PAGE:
The 7 Rules Of Pitching At Launch
I’ve spent a couple days wandering the floor of the Launch festival and sitting in on the various sessions. It’s a great opportunity to see what it’s like getting 15+ pitches per day. It’s also a great opportunity to deconstruct what works and what doesn’t when pitching to an audience of a few thousand investors and investors. Here are the greatest takeaways that I had.
It Needs To “Work”
Simply put, don’t deliver a dysfunctional product at Launch. For hackers who are also founders, it’s easy to follow Reid Hoffman’s advice: “If you are not embarrassed by the first version of your product, you’ve launched too late.” At Launch, this isn’t true. If you are releasing something that doesn’t work, the key strategy is make something that appears to be incredibly functional. I’d emphasize “appears” here because there were startups who came on stage and showed things moving around, but you have no idea whether or not the product actually works.
Zillabyte was the best example of this. They are a business intelligence platform that appears to be completely functional, yet nobody in the audience has used it. I have no doubt that the team has built something functional, yet they took no risk during the demo: they had a pre-planned demonstration that couldn’t fail. The key here: you don’t want to be embarrassed on stage. You can be embarrassed in front of your customers, just not in front of a massive audience.
Simplify The Pitch
There were countless startups that totally bungled their pitch. They had what they thought was a great way of describing their product, yet nobody was interested in it. When Zillabyte came on stage and said what they did, “Pandora for leads”, we got it. There was no way to confuse this (unless you don’t know what Pandora is, but any digital investor knows Pandora).
Provide Use Cases The Audience Understands
Sometimes there were startups who completely missed the audience when pitching. Crypho was a great example of this. They provided customer use cases that included, “when the government is trying to seize your servers”. How many people really have this issue? I guarantee most people in the audience, as well as the judges, couldn’t relate to the problem. The companies that tend to perform the best, as far as likelihood of winning Launch, are those that connect with the largest percentage of the audience.
Simple Products Are Key
User experience has become increasingly critical. A number of presenters had products that you simply couldn’t understand. Simplicity doesn’t mean the product isn’t functional though. AdStage was not a simple product in terms of the number of pages in the product, yet the company’s product walkthrough was incredibly easy to understand. The product functioned as it should (had a great user experience) and the audience could get it.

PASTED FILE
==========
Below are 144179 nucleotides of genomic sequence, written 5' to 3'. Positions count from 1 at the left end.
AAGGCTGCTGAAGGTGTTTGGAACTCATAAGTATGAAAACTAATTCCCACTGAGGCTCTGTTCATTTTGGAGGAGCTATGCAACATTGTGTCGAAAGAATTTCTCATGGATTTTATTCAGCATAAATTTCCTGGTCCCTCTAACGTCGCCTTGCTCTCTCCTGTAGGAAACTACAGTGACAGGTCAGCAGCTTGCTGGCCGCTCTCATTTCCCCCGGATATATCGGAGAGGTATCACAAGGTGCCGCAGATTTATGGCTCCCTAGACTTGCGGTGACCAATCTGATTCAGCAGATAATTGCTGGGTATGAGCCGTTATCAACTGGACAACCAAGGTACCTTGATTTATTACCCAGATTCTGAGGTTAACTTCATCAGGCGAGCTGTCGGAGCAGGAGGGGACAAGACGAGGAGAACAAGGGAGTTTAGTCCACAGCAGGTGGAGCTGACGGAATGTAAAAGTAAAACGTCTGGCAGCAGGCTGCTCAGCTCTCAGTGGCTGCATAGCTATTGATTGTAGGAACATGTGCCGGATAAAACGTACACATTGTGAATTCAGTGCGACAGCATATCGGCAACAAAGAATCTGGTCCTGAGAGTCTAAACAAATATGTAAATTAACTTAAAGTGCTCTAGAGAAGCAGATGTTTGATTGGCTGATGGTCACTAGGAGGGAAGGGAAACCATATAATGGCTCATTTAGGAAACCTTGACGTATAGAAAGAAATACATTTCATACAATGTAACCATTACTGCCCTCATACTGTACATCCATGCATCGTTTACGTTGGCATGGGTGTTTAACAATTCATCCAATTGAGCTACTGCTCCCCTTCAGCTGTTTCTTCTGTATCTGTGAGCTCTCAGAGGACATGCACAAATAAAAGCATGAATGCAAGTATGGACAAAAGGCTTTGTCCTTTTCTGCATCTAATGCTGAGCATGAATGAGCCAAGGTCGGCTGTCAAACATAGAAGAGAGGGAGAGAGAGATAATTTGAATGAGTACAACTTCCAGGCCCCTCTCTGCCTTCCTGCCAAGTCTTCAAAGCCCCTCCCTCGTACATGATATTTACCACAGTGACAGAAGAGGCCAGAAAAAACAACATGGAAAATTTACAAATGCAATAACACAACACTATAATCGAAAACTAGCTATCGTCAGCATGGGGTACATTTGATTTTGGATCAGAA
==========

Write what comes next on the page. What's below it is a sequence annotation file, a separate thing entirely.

Other companies combined multiple screens (email, mobile, web) and it quickly became difficult to follow along. Key takeaway: use one screen and make your product walkthrough straight-forward.
Roll With The Punches
There were a few startups that were literally ripped to shreds on stage. In some cases, it may have been a bit excessive, however many of the startups seemed quite beat up over it. While at Launch, many people will become insensitive to the founders’ emotions because they’re seeing so many pitches. The result is constructive criticism can quickly turn into what’s effectively insults (“this product is the worst thing here”). Whether or not the fact is true, you should be able to handle a little smack talk.
Best example at Launch was the founder of HomeDine.in, who basically had the judges tell him that it was going to be difficult to get users (the easiest critique from anybody) and basically say they’d never participate. The founder brushed it off, stayed optimistic, and is now in the top 3 startups on Launch’s mobile app in terms of funding from the crowd. His attitude was telling and the audience loved it. If you can’t take a few insults from somebody, how are you going to make it through building a startup? Suck it up and have fun!
Dress To Impress
I know that Mark Zuckerberg popularized the flip-flops and hoodie style for entrepreneurs, yet there was a reason he could get away with it: he built Facebook. However he wasn’t pitching at Launch, and had he done so early on, I’d bet many people would have said the idea was a ripoff of MySpace, or something else. If you stand on stage and you’re wearing a beat up t-shirt and running shoes, people will think you aren’t serious. Bottom line: if you’re going to wear a t-shirt, at least wear a blazer over it. There were only a couple of females presenting and they were dressed to impress, so I don’t need to provide advice there!
Winning Launch Doesn’t Matter
While being on stage can be great publicity, winning isn’t the key. There are tons of incredible entrepreneurs and investors walking around the conference and get this, some of them are even successful! The point is: the winners of Launch aren’t the only winners at the event. You can literally get funded, meet other business partners, and have fun without competing for the grand prize. It’s just as likely that someone in the audience will build the next big business as the people on stage.